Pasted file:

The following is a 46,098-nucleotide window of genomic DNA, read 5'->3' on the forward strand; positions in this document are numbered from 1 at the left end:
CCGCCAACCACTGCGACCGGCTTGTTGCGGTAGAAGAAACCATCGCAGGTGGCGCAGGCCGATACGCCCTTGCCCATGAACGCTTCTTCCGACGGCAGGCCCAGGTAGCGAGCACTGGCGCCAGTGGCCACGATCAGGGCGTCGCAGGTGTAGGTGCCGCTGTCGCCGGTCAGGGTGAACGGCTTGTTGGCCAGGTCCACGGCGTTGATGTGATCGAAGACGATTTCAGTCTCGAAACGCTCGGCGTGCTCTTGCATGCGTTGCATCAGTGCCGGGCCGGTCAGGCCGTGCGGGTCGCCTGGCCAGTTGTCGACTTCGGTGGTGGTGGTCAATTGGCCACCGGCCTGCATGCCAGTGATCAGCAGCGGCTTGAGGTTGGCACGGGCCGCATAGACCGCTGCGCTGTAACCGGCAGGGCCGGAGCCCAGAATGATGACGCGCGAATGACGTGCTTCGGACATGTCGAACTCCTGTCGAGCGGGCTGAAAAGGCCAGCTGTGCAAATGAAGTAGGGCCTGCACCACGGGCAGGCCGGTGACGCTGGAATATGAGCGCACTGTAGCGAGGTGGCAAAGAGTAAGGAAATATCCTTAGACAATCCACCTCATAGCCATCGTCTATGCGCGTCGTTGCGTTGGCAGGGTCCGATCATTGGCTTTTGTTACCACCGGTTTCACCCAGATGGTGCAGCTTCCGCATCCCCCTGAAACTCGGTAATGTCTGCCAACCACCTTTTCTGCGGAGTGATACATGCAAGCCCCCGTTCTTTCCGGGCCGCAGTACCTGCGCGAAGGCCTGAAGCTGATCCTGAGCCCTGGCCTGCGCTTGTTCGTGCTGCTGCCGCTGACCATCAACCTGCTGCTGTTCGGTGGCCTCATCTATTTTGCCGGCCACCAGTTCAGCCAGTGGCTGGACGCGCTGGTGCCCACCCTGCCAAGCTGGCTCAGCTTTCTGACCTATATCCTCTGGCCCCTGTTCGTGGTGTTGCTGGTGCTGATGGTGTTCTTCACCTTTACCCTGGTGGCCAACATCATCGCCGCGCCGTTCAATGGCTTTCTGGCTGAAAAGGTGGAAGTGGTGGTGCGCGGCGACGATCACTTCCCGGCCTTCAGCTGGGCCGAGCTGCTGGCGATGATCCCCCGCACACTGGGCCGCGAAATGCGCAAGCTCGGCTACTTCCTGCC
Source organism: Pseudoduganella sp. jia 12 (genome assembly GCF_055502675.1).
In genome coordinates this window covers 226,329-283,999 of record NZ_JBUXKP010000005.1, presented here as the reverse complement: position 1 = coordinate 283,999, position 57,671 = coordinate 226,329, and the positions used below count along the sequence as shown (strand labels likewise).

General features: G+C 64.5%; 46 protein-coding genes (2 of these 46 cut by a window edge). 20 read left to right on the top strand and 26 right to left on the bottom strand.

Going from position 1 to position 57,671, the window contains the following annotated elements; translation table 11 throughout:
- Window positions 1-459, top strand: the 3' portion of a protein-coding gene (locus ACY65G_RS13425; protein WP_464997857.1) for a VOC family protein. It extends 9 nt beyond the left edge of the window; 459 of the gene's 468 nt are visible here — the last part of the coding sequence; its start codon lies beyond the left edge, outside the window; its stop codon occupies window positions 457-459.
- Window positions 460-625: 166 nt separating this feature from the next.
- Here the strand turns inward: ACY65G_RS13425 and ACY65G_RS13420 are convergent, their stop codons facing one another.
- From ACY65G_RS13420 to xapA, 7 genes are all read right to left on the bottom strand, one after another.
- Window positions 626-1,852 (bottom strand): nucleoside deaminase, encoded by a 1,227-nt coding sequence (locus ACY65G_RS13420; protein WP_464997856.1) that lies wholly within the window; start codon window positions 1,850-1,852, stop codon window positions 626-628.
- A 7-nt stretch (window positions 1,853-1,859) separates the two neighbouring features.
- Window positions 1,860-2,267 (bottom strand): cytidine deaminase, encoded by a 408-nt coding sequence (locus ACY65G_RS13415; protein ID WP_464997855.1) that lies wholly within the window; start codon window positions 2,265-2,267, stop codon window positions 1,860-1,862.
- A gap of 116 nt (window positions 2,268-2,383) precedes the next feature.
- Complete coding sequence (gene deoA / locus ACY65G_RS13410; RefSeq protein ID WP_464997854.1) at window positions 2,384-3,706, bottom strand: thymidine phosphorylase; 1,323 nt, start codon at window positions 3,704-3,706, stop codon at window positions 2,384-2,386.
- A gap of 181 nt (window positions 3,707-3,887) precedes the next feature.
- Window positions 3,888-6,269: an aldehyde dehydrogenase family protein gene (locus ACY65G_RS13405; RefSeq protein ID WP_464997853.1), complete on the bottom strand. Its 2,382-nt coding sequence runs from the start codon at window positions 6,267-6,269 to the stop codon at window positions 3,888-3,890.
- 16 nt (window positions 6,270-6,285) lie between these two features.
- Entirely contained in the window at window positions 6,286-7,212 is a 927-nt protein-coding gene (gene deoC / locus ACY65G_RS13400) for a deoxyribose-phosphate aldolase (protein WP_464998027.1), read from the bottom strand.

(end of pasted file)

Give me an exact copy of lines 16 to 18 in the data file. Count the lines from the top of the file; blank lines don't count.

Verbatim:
- A gap of 181 nt (window positions 3,707-3,887) precedes the next feature.
- Window positions 3,888-6,269: an aldehyde dehydrogenase family protein gene (locus ACY65G_RS13405; RefSeq protein ID WP_464997853.1), complete on the bottom strand. Its 2,382-nt coding sequence runs from the start codon at window positions 6,267-6,269 to the stop codon at window positions 3,888-3,890.
- 16 nt (window positions 6,270-6,285) lie between these two features.